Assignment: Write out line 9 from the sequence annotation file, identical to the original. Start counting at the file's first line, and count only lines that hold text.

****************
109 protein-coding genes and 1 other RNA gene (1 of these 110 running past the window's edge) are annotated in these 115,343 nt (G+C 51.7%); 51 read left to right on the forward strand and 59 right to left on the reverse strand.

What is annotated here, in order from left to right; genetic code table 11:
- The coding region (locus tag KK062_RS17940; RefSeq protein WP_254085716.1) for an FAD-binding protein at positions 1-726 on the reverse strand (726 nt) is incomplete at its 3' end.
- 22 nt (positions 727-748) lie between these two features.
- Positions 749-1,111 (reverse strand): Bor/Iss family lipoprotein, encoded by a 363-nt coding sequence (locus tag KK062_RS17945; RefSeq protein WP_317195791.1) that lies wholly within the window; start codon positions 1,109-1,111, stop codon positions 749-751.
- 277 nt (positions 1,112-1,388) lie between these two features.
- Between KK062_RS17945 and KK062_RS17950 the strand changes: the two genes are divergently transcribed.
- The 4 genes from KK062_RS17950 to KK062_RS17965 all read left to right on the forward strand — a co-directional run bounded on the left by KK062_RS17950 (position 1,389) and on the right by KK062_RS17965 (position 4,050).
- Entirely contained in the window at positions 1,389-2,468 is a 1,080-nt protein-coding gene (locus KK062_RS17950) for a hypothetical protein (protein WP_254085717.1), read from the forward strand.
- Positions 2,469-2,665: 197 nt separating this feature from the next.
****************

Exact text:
- Entirely contained in the window at positions 1,389-2,468 is a 1,080-nt protein-coding gene (locus KK062_RS17950) for a hypothetical protein (protein WP_254085717.1), read from the forward strand.